Dr Ursula Tems & Dr Matt Quinn explain how simultaneously measuring standards, controls and unknown samples without any moving parts is giving a new meaning to analytical instrument reliability and reproducibility
In today’s lab, where efficiency and uncompromising quality is vital, managers need assurance that the instruments they purchase can meet this ever-increasing demand, and will improve workflows. This is particularly apparent in the pharmaceutical and biopharmaceutical industries, where quality at an optimal speed is crucial, data integrity is of utmost importance, and time to market is critical for success.
One way to increase sample throughput and save time is to buy more instruments. But the practical reality is not that simple: buying more instruments is a greater financial outlay while adding a large maintenance and validation burden.
Another approach to improve efficiency is to buy a faster instrument. Many UV-Vis spectrophotometers available today are fast – but efficiency and sample throughput are key features required to improve workflow. For example, the Cary 3500 enables a complete experiment to be performed in a single measurement because each sample is measured at the same time.
The Cary 3500 UV-Vis spectrophotometer was designed to improve the user workflow at the instrument, enabled by the modular instrument architecture that also allows system optimisation for the type of measurement performed. It contains a Xenon lamp that flashes at 250Hz (collecting 250 data points per second) and an ultra-fast monochromator. Together these allow data to be collected at rates up to 150,000nm/min, which means that a full spectrum can be collected and displayed on the screen in less than 1.0s. The speed gains are amplified by splitting the light from the single Xenon flash lamp and directing it to all eight cuvette positions simultaneously. Measurements are performed on every cuvette position at the exact same time. With air-cooled Peltier temperature control the system can configure to collect data from multiple samples at different temperatures simultaneously (Fig. 1). This simultaneity removes all unwanted variables from kinetics measurements and protein analysis.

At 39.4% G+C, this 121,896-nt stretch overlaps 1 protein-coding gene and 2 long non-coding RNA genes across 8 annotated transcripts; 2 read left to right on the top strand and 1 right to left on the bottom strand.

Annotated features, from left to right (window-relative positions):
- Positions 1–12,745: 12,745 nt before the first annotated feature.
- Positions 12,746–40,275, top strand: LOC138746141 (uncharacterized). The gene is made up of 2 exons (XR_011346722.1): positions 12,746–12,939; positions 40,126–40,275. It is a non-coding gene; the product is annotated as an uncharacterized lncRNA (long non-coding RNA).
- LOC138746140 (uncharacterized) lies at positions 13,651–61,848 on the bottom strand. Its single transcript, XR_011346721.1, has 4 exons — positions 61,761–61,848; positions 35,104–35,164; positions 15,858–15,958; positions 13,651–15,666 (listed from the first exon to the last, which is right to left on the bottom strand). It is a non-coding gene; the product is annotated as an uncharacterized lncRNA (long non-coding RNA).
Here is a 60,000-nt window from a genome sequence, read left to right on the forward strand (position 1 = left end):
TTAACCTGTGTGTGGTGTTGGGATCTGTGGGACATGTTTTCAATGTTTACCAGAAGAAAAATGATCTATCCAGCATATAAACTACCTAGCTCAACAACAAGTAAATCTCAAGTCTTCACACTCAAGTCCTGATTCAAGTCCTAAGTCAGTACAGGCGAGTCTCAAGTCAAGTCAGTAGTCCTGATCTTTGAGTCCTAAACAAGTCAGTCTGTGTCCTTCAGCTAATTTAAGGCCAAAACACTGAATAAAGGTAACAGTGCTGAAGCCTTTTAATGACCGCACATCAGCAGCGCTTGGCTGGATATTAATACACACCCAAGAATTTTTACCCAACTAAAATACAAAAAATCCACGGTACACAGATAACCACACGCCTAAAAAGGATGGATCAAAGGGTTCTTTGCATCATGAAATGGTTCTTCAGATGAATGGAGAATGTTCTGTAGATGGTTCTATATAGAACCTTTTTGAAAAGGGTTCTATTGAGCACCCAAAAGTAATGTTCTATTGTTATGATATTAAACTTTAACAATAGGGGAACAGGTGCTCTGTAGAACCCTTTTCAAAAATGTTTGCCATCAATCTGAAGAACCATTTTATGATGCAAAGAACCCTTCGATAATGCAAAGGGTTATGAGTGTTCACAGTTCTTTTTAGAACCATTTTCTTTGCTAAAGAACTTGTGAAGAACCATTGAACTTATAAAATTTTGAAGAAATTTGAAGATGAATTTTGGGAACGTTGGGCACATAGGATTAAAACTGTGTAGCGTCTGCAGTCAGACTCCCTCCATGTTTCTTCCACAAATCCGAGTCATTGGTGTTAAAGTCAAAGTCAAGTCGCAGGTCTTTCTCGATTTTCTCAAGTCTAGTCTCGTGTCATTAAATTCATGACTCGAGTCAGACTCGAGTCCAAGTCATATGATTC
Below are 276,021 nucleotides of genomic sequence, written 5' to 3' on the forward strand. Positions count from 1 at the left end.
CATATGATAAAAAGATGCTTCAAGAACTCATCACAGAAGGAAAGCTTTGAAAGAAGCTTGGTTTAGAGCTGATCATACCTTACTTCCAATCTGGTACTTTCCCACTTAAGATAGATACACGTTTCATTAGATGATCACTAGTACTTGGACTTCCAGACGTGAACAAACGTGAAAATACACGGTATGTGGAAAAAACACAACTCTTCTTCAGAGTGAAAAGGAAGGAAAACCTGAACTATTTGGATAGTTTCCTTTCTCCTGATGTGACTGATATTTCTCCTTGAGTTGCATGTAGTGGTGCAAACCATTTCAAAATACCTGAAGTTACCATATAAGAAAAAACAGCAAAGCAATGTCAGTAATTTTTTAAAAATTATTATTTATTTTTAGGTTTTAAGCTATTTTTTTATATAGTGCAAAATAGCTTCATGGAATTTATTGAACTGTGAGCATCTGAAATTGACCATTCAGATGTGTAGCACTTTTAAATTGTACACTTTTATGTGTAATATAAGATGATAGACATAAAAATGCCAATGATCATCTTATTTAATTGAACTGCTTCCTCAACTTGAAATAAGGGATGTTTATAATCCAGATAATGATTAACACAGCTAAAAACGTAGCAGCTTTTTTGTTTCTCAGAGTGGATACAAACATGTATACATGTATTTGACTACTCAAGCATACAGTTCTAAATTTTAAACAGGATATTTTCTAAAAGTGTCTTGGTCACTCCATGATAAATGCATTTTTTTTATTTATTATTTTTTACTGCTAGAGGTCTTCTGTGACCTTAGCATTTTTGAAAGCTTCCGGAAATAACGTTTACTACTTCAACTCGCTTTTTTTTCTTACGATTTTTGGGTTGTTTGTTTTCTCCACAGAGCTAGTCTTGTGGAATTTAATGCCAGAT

Temperature ramping rate and sensitivity
Benjamin Tadgell and Eser M. Akinoglu from the ARC Centre of Excellence in Exciton Science School of Chemistry, University of Melbourne, Australia have been using the instrument to research how temperature affects the scattering properties of gold nanoparticles coated in PNIPAM polymer.
As temperature increases over the 30-40°C range, the polymer collapses and the particles aggregate. Wavelength scans at different temperatures, and thermal gradient scans are used to partially characterise these processes, along with measurements over a range of pH, salt concentrations and gold particle concentrations. The product’s temperature ramping function allows quick scanning of the effect of temperature on particle scattering at a given wavelength. Previously, there was no other way to do that than to manually take data points at different temperatures from wavelength spectra. The heating/cooling rates and rapid equilibration over all eight cell holders means that more experiments (over different concentrations, pH) can be achieved. The accurate results for high-absorbing samples eliminates dilutions and reduced errors.
Improving throughput and data accuracy
To understand how this speed improves sample throughput and data quality, let’s consider the following scenario. A common lab experiment is to create a calibration curve by sequentially measuring several standards then measuring a series of unknown samples to determine the relative concentrations of the analytes they contain. Duplicate analyses of the standards or unknowns might also be included. Most UV-Vis systems require that one solution (standard, “unknown” or duplicate) is measured at a time even when using a mechanical multicell accessory. It would take approximately 10 minutes to collect data across the wavelength range 350-800nm from seven standards and unknown samples. The Cary 3500 UV-Vis will collect the data from standards and unknowns, automatically generate the calibration curve and determine sample concentration data in a single measurement that takes less than five seconds. This not only saves time, it also helps improve data quality by eliminating errors or variability that can be introduced during the measurement process. This variability can be caused by human error, changing environmental factors or changes in the samples themselves – all detrimentally impact data quality and daily operational efficiency.
In another real-world example, Dr Mohammad Al Kobaisi from the School of Chemistry and Biotechnology, Swinburne University of Technology has experienced controlled stirring and wide range temperature control options with the Cary 3500, using UV-Vis to monitor processes in situ.
The stability of the signal allows for long-term kinetic processes too, opening up a range of experiments that were previously unable to do due to drift. The intuitive software and data management prevents the loss of results and ensures well organised projects and archives and expands the flexibility to control more parameters while conducting research experiments.
In conclusion, the experimental possibilities with new UV-Vis instruments are endless. They create new possibilities for quantitative and qualitative analysis. Simultaneous system design with integrated non-moving multicell holder provides productivity and reproducibility required in pharmaceutical and biopharmaceutical industries.
Dr Ursula Tems & Dr Matt Quinn are with Agilent